In a new twist, a post by budding skeptic, Debi:
Ryan kept insisting that the little store around the corner from our house (it’s called “Nutrition Works” and is owned by Raj Patel) had a flashing sign saying DNA Testing. Being curious I finally told him I had to go check it out. The store sold “organic”, “health” stuff. Ryan urged me to go talk to the owner who had said hi when we walked in. He seemed nice, and I didn’t want to cause him stress or make him feel stupid. Anyway I did ask what the DNA testing was and he informed me that they could send off for any type of testing. When pressed he provided examples such as paternity or ethnicity testing. He reiterated at least two or three times that they could do DNA tests for medical conditions, but later couched this by indicating that would require interpretation by a doctor. He clearly didn’t understand what I meant when I said I didn’t think the company did that type of testing or looked at any of the pieces of DNA necessary for that type of testing. Had I not been so nice I am sure I could have made him look more like an idiot. He asked me if I had ever done genetic testing at which point I disclosed that I trained as a genetic counselor and at that point he didn’t have much to say. Looking back I should have gone in and asked him if he could do BRCA1 testing for breast cancer, my fear is that he would have said yes. Paternity and ethnicity testing cost between $250 and $500, which is about the same as what the company charges if you do it directly through them.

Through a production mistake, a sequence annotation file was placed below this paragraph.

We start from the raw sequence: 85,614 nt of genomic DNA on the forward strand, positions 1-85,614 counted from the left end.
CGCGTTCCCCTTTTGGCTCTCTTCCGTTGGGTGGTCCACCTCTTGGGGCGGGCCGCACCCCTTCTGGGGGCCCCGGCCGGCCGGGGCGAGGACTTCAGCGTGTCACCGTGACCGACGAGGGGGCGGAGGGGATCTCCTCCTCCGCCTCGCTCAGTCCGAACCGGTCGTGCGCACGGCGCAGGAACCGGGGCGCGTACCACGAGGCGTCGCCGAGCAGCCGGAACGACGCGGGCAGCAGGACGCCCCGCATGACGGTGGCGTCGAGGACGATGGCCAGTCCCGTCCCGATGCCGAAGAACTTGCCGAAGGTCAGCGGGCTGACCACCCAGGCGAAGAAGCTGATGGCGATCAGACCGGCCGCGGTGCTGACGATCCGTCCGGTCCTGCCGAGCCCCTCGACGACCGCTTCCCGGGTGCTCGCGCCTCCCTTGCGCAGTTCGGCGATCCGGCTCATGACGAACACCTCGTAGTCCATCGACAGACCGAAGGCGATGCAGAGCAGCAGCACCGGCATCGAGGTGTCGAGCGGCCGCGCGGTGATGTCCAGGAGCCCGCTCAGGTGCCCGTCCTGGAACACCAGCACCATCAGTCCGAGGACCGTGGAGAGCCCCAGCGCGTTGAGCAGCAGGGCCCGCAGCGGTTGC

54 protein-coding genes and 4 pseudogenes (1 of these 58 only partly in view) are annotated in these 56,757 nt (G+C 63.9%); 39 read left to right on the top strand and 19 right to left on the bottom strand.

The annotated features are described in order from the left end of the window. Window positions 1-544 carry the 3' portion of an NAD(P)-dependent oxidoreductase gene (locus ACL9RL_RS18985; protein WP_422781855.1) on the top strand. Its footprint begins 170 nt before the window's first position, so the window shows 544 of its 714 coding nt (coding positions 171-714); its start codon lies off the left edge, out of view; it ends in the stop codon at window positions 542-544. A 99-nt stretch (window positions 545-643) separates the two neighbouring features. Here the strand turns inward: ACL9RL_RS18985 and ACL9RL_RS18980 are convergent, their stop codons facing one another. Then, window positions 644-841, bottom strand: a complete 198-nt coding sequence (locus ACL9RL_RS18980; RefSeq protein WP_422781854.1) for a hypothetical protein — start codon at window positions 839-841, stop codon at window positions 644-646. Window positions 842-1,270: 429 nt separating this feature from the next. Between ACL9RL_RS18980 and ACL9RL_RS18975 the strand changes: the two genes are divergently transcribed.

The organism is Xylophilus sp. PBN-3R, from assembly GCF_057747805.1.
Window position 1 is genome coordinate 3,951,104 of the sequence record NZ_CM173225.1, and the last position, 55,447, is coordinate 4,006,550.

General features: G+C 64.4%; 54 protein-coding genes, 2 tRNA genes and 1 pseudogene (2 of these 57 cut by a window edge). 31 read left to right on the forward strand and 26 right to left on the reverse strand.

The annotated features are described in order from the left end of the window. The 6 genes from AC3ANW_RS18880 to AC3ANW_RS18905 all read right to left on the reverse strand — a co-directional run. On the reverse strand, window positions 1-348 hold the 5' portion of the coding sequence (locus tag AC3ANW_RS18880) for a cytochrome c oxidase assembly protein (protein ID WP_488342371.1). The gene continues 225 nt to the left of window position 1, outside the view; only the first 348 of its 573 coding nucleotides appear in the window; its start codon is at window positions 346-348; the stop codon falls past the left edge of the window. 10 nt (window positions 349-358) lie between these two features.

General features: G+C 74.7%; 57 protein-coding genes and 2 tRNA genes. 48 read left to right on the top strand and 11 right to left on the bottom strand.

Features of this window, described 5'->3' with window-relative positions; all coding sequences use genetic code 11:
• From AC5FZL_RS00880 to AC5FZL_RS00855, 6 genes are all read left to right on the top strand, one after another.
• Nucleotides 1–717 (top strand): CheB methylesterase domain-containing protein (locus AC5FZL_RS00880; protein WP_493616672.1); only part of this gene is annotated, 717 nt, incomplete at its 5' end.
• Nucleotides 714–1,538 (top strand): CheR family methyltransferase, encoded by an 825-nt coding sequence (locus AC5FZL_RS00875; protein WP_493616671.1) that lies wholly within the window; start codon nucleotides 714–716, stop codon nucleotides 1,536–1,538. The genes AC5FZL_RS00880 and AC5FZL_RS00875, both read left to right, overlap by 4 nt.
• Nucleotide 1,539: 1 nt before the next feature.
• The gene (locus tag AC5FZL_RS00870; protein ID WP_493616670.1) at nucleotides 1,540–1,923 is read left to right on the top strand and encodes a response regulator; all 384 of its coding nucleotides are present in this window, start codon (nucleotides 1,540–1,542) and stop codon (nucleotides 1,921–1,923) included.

This is a good illustration of companies jumping on trends to make money regardless of any evidence supporting what they are claiming. We got a card from Mr. Patel and it says, “We offers (sic) DRUG TESTING, DNA TESTING, PATERNITY TESTING, STEROID TESTING.” I don’t really want to be mean, but this is remarkably misleading.
Now playing: Eileen Ivers – The Rights Of Man